Not Far From, but Close to, the Madding Crowd Review /Eileen A. Joy

 

Not Far From, but Close to, the Madding Crowd Review

Eileen A. Joy, Department of English Southern Illinois University-Edwardsville, Edwardsville, IL

 

I wandered lonely as a cloud
That floats on high o’er vales and hills,
When all at once I saw a crowd,
A host, of daffodils.

—William Wordsworth

Crowds and mobs have a bad rap. It will partly be my aim here to rehabilitate somewhat the reputation of the crowd and to also argue that we are always already a crowd — we do not research or think or write in a vacuum and we live with crowds of voices in our head every day: this is not schizophrenia but the reality of a world in which we have become much better aware of the ways in which our subjectivity is always inter-. As the neuroscientist Francesco Varela once wrote, the ‘mind is not in the head’: ‘the constitution of a mind is always concurrent with the extended presence of other minds in a network’ (Varela, 1998).1 We do not think and write in a vacuum, as I have just stated, so why do we want our work to be reviewed in one? Further, isn’t it about time we began to set aside and even refuse the image of the humanist as one who (heroically, or tragically) works alone at her desk with her books and austerely conceptualized interlocutors, with her career supposedly hinging on the praise of her ‘singular’ genius above her peers? We might recall that the term ‘genius,’ in the Latin, originally meant the ‘tutelary’ god or attendant spirit who ushered persons into the world, watched over them, and then conducted them into the afterworld. We might work harder to serve as each other’s tutelary and attendant spirits: genius, I truly believe, is a collective endeavor.

In all honesty (and I know I am an impartial judge), I am more than happy with how the crowd review of postmedieval’s Becoming Media issue turned out. Although the crowd review technically ran from mid-July through mid-September in 2011, visitors continue to migrate to the crowd review site to, I imagine, just take some glances here and there through the original essays, review comments, and the editors’ brief vision statement, and as of February 5, 2012, the site has had over 6,300 page views.2 The essays themselves received almost fifty sets of engaged comments and critique, totaling 24,000 words, which is almost half of the total words generated in the issue’s six original essays. In my mind, this is a success, if a qualified one, but why, more particularly, do I think that? After all, sheer numbers alone do not really answer the question of why the results of our experiment in crowd review might make a compelling case for the value of more open, transparent, and collaborative forms of academic review, and so I will highlight here the more specific reasons why I think this crowd review was valuable and how it might point a way forward at a time when, as Kathleen Fitzpatrick has written, the production of knowledge is still very much ‘the academy’s very reason for being,’ yet at the same time, ‘if we cling to an outdated system for the establishment and measurement of authority at the very same time that the nature of authority is shifting around us, we run the risk of becoming increasingly irrelevant to the dominant ways of knowing of contemporary culture’ (Fitzpatrick, 2011b, 17).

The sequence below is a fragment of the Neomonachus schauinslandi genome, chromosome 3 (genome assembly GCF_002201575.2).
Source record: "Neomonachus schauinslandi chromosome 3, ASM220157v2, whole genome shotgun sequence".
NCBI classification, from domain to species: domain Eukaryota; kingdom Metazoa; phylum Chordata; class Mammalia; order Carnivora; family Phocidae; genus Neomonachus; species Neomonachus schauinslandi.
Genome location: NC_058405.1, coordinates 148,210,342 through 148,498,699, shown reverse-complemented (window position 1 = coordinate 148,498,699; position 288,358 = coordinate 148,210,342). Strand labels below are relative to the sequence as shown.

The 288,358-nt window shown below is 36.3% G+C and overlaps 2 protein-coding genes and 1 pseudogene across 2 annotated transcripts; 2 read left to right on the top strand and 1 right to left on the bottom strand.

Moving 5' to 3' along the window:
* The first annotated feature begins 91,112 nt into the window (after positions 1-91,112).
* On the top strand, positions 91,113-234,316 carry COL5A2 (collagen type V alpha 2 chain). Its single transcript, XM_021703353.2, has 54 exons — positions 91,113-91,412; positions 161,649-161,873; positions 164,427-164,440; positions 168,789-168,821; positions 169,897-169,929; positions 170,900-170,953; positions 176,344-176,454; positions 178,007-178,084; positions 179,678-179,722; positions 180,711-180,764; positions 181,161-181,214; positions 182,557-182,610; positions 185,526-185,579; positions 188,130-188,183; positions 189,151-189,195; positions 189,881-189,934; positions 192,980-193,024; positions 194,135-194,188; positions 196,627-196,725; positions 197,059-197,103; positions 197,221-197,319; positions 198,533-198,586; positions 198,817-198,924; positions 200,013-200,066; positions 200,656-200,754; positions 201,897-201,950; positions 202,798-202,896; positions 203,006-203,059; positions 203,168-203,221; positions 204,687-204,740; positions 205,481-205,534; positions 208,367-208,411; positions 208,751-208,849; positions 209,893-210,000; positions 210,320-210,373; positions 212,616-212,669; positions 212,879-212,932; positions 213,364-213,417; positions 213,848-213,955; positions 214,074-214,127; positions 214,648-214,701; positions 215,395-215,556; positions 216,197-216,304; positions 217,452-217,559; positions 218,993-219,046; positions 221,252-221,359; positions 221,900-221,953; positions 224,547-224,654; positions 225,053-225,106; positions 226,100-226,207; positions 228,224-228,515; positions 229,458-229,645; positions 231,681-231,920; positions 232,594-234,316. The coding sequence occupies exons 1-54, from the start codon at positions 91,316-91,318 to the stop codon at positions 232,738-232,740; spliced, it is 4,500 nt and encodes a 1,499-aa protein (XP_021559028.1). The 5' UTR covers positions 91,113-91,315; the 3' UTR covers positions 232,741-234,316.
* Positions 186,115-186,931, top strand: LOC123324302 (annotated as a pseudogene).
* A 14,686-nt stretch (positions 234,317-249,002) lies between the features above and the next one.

First, we have to reflect that postmedieval’s crowd review benefited from a lot of stage management in advance — indeed, the amount of work that went into both setting up the crowd review and also reaching out to the specialized and more general academic public (through individual emails, weblog posts, Facebook and Twitter announcements, list-serv messages, and the like) was intensive and occasionally exhausting, but ultimately rewarding. I’m not entirely sure that it is an experiment that we could repeat with every single issue of postmedieval that we publish (simply because of the sheer labor required to make any crowd review substantively useful for the editors and authors involved), and this reminds me as well of something Fitzpatrick has been saying repeatedly: that in order for more open, collective (and even so-called post-publication) forms of review to really work, ‘we need to value work done on behalf of a community as much as we do work that serves ourselves,’ and we ‘have to stop displacing our judgment onto other entities, like journals and presses, and instead do the difficult work of evaluation ourselves’ (Fitzpatrick, 2011a). And what this also means, of course, is that we have to work collectively to build energetic and invested communities (see Fitzpatrick, 2011b, 41–43), involving peer-to-peer relationships both within and across disciplines, but also relationships that extend to institutional and non-institutional spaces beyond the university proper. Libidinal as well as gift economies are required, and like happiness, must be worked at, as an activity.